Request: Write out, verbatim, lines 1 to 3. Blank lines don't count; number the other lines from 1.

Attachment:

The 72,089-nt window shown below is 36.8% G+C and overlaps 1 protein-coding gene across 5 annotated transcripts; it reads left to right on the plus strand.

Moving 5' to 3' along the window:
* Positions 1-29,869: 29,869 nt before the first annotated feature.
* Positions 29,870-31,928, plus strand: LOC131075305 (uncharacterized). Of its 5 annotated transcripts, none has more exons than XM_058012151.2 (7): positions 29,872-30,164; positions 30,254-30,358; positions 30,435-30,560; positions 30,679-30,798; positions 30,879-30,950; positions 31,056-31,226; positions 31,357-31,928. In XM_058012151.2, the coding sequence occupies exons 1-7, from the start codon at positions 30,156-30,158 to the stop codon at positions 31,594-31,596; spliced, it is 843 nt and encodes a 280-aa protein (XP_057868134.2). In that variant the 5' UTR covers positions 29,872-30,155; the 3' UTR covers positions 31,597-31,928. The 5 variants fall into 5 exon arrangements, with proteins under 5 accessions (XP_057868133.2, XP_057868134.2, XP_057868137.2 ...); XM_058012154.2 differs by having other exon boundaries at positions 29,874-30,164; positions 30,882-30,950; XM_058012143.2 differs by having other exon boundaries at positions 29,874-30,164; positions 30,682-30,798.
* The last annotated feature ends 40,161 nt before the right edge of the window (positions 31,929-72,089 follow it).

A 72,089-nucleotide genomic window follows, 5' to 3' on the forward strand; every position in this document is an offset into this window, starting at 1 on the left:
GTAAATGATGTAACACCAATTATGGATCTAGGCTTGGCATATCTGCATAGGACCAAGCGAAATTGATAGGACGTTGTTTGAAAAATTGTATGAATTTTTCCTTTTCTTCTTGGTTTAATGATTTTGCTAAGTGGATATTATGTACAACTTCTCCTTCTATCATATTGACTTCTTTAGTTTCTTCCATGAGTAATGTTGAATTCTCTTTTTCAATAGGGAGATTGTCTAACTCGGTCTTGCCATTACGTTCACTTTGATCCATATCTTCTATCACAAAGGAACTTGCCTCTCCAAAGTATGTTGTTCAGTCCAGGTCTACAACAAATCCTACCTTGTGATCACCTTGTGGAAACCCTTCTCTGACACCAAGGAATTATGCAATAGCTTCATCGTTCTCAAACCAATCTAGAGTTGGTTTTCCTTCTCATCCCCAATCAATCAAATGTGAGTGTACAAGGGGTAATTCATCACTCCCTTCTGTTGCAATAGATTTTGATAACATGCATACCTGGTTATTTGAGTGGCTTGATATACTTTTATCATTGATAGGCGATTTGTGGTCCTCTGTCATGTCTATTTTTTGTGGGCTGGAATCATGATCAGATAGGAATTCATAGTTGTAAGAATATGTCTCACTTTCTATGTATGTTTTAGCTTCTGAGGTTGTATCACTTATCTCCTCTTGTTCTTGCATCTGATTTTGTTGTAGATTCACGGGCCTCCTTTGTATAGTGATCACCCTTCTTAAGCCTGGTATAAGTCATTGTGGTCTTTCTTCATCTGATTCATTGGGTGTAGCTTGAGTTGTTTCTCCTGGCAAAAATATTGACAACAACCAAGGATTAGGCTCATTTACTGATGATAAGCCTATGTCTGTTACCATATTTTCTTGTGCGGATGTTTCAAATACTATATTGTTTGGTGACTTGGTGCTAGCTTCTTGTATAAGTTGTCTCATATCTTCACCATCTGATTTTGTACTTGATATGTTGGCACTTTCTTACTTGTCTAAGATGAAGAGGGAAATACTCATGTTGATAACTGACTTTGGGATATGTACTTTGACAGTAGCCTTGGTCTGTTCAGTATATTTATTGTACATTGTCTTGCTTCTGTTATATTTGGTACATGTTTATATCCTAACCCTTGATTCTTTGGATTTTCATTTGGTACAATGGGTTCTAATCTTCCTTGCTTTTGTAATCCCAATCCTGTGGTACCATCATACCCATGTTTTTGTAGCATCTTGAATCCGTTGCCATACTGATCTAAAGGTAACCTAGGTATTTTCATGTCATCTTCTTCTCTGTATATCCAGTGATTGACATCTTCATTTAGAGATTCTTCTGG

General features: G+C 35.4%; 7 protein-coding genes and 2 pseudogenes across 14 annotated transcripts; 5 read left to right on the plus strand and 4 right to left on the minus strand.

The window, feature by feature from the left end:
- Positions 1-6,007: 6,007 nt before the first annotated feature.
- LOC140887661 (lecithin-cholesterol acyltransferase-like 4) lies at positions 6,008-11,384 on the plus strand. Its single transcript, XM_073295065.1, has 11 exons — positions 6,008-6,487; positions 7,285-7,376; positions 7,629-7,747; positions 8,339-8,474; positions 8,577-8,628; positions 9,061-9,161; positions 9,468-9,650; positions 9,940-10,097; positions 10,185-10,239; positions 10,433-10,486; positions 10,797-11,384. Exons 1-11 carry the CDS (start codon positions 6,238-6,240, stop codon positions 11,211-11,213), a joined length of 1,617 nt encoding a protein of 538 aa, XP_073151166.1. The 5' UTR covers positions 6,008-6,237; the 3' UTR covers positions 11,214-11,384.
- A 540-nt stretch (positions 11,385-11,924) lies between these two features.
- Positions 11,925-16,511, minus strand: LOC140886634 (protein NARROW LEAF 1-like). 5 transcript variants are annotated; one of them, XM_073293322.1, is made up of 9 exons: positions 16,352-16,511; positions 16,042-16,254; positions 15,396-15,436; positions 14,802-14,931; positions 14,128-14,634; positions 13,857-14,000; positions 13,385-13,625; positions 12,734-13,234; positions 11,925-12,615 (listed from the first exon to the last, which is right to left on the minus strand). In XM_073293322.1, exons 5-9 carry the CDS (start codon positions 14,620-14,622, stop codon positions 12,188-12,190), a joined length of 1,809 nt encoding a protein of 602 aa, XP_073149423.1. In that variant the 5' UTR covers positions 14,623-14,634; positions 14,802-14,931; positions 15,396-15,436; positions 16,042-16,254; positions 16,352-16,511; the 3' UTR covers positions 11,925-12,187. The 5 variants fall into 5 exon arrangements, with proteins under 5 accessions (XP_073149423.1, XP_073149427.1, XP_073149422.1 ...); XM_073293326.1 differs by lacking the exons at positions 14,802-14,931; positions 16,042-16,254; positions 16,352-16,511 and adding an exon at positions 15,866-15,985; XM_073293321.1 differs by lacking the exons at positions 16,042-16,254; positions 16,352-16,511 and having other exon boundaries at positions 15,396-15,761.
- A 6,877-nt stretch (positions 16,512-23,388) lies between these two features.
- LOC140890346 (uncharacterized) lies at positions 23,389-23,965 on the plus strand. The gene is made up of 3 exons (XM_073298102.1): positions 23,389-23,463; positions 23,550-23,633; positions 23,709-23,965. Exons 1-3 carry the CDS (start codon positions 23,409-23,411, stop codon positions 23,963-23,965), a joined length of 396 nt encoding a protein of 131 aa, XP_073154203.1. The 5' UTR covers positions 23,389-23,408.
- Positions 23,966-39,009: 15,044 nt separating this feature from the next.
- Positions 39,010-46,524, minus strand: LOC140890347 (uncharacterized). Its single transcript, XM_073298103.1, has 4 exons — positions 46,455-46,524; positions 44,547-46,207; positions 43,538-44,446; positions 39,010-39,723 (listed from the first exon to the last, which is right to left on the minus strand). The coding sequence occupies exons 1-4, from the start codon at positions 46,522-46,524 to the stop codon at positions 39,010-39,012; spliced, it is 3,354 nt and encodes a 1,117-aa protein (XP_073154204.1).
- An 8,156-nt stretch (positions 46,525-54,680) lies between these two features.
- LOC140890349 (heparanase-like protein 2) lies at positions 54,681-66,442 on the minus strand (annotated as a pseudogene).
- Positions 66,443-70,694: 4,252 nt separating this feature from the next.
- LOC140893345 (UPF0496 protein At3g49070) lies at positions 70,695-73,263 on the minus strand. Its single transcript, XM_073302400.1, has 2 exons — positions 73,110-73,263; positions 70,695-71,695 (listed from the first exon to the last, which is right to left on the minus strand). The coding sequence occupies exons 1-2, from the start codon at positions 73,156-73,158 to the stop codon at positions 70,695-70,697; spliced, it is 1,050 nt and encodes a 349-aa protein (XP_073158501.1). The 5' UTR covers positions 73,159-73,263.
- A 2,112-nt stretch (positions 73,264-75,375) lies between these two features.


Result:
The 72,089-nt window shown below is 36.8% G+C and overlaps 1 protein-coding gene across 5 annotated transcripts; it reads left to right on the plus strand.

Moving 5' to 3' along the window:
* Positions 1-29,869: 29,869 nt before the first annotated feature.